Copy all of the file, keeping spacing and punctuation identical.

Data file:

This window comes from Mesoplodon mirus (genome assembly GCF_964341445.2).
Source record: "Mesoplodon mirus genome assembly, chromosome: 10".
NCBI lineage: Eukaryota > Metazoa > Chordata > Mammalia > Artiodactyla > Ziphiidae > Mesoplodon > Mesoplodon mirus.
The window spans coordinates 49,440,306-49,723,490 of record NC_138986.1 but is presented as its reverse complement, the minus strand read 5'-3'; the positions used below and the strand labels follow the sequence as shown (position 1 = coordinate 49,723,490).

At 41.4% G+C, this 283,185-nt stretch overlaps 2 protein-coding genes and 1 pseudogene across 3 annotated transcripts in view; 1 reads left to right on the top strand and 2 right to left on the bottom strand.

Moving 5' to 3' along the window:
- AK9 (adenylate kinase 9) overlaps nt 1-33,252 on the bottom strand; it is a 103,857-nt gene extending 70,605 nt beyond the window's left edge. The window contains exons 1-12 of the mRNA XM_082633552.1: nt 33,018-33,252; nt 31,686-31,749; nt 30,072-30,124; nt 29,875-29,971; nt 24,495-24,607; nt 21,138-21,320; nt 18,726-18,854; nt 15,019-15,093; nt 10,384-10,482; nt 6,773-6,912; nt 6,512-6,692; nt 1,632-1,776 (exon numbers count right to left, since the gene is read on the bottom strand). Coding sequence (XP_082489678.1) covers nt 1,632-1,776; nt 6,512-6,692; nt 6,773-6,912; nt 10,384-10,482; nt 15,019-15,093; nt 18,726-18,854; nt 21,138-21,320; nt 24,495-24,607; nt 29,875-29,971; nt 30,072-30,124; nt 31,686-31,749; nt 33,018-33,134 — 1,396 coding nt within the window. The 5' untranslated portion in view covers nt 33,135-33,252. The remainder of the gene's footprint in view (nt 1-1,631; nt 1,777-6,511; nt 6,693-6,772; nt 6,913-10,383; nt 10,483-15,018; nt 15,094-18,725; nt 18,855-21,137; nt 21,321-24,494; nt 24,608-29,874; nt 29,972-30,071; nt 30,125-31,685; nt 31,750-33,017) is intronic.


This window comes from Mesoplodon mirus (genome assembly GCF_964341445.2).
Source record: "Mesoplodon mirus genome assembly, chromosome: 10".
NCBI lineage: Eukaryota > Metazoa > Chordata > Mammalia > Artiodactyla > Ziphiidae > Mesoplodon > Mesoplodon mirus.
The window spans coordinates 49,440,306-49,723,490 of record NC_138986.1 but is presented as its reverse complement, the minus strand read 5'-3'; the positions used below and the strand labels follow the sequence as shown (position 1 = coordinate 49,723,490).

At 41.4% G+C, this 283,185-nt stretch overlaps 2 protein-coding genes and 1 pseudogene across 3 annotated transcripts in view; 1 reads left to right on the top strand and 2 right to left on the bottom strand.

Moving 5' to 3' along the window:
- AK9 (adenylate kinase 9) overlaps nt 1-33,252 on the bottom strand; it is a 103,857-nt gene extending 70,605 nt beyond the window's left edge. The window contains exons 1-12 of the mRNA XM_082633552.1: nt 33,018-33,252; nt 31,686-31,749; nt 30,072-30,124; nt 29,875-29,971; nt 24,495-24,607; nt 21,138-21,320; nt 18,726-18,854; nt 15,019-15,093; nt 10,384-10,482; nt 6,773-6,912; nt 6,512-6,692; nt 1,632-1,776 (exon numbers count right to left, since the gene is read on the bottom strand). Coding sequence (XP_082489678.1) covers nt 1,632-1,776; nt 6,512-6,692; nt 6,773-6,912; nt 10,384-10,482; nt 15,019-15,093; nt 18,726-18,854; nt 21,138-21,320; nt 24,495-24,607; nt 29,875-29,971; nt 30,072-30,124; nt 31,686-31,749; nt 33,018-33,134 — 1,396 coding nt within the window. The 5' untranslated portion in view covers nt 33,135-33,252. The remainder of the gene's footprint in view (nt 1-1,631; nt 1,777-6,511; nt 6,693-6,772; nt 6,913-10,383; nt 10,483-15,018; nt 15,094-18,725; nt 18,855-21,137; nt 21,321-24,494; nt 24,608-29,874; nt 29,972-30,071; nt 30,125-31,685; nt 31,750-33,017) is intronic.